Since writing the below I’ve merged my research blog with my log of professional updates, since I was neglecting both.

By setting up this research blog, I’m finally getting around to something I’ve been planning to do ever since starting my postdoc at the beginning of this calendar year. I’m calling it I/O, not just because I deal a lot with inputs and outputs in my day-to-day work as a researcher, but also because I hope to provide a bit of a peek into the ins and outs of doing the kinds of research work I’m currently doing. It involves collecting, handling and analyzing novel kinds of data.

At irregular intervals I will be posting snippets of code and other solutions to research problems I’ve come up with in the course of my work. My work relies heavily on the Python programming language and a number of excellent libraries in its ecosystem, including pandas, numpy, igraph, shapely, and fiona. I’m mostly dealing with social media data, most of which I’ve collected from Instagram using my research tool, kijkeens. There’s a good chance I’ll be touching on other issues and tools as well. The criteria for what I post will emerge over time, but my idea is that everytime I figure out how to do something that didn’t seem obvious or trivial to solve, I’ll try to share something about that here.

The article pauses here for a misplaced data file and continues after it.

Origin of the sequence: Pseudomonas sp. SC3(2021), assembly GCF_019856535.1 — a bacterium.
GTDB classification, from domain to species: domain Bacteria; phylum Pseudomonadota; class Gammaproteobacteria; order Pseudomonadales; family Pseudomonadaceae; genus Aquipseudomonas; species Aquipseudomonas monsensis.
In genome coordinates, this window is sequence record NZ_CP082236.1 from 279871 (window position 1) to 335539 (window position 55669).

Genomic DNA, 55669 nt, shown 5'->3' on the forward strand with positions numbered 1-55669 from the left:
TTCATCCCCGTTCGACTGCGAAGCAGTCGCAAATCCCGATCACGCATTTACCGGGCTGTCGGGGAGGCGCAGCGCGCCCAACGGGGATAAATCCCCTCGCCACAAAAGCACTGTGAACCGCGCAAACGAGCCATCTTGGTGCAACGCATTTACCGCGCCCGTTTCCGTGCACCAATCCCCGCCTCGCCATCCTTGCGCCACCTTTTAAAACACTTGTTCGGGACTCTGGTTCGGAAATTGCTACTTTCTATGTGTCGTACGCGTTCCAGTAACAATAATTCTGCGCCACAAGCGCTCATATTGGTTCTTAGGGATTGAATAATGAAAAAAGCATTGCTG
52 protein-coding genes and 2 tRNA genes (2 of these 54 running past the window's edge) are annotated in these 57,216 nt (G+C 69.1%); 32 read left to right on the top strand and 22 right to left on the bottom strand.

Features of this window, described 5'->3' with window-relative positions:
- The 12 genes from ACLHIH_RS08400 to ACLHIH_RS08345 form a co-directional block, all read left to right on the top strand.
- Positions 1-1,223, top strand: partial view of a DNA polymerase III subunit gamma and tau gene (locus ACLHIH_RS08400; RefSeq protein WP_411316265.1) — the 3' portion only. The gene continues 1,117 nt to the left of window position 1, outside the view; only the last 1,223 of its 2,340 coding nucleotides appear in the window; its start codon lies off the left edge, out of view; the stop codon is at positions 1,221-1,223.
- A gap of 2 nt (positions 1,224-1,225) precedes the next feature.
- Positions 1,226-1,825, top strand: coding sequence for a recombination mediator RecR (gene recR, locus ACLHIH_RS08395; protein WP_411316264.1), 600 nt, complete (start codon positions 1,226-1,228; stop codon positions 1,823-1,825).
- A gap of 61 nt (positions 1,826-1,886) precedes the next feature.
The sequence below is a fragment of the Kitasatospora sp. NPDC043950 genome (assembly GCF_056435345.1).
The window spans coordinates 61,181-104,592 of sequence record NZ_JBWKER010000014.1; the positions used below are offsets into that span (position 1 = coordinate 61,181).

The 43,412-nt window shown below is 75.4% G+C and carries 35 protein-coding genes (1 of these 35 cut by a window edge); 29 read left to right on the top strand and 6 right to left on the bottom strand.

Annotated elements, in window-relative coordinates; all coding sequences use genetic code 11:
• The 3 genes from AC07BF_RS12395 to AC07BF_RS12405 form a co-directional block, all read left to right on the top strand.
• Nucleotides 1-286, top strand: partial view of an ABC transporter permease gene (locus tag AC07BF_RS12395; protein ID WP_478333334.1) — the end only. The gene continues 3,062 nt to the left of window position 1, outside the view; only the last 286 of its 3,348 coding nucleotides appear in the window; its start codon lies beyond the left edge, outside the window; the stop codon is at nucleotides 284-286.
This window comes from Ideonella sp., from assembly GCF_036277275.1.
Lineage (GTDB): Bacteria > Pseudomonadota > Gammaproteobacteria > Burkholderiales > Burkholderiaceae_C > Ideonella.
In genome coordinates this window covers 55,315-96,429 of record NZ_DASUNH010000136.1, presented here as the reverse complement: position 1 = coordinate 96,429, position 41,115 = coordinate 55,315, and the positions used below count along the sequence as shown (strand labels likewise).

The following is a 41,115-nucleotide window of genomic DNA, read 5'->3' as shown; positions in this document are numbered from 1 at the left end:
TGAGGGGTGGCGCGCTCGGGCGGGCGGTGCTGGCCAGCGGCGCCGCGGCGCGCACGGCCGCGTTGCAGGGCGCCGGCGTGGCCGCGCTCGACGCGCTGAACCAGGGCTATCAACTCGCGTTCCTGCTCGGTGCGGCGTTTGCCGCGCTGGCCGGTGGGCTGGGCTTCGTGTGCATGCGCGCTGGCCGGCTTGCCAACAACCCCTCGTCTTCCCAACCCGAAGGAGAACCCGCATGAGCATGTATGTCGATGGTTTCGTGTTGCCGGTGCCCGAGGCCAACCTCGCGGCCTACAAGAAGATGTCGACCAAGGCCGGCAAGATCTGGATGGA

I’ve benefitted immensely from what others have generously posted around the web, so at the very least I can repay the favor by sharing some of my adventures. I also know from previous academic blogging experience that writing up an idea every once in a while and just putting it out there can be enormously beneficial simply as a form of low-stakes writing assignment. Since I really don’t know what I’m doing much of the time, it’s good to get additional eyeballs on my work every once in a while. Of course that’s what peer review is meant for, but I’m honestly not sure whether a peer reviewer in sociology would be able to catch errors in my SQL code or a poorly conceived lambda expression. (No offense!)

Finally, a few notes on this site. It is based on Daniel Rodriguez’ excellent site and uses his IPython Notebook plugin for Pelican. I’m grateful to Daniel for making all parts of his site, including the beautiful theme, available under permissive licenses. Without his firm foundation, I would have put this off even longer.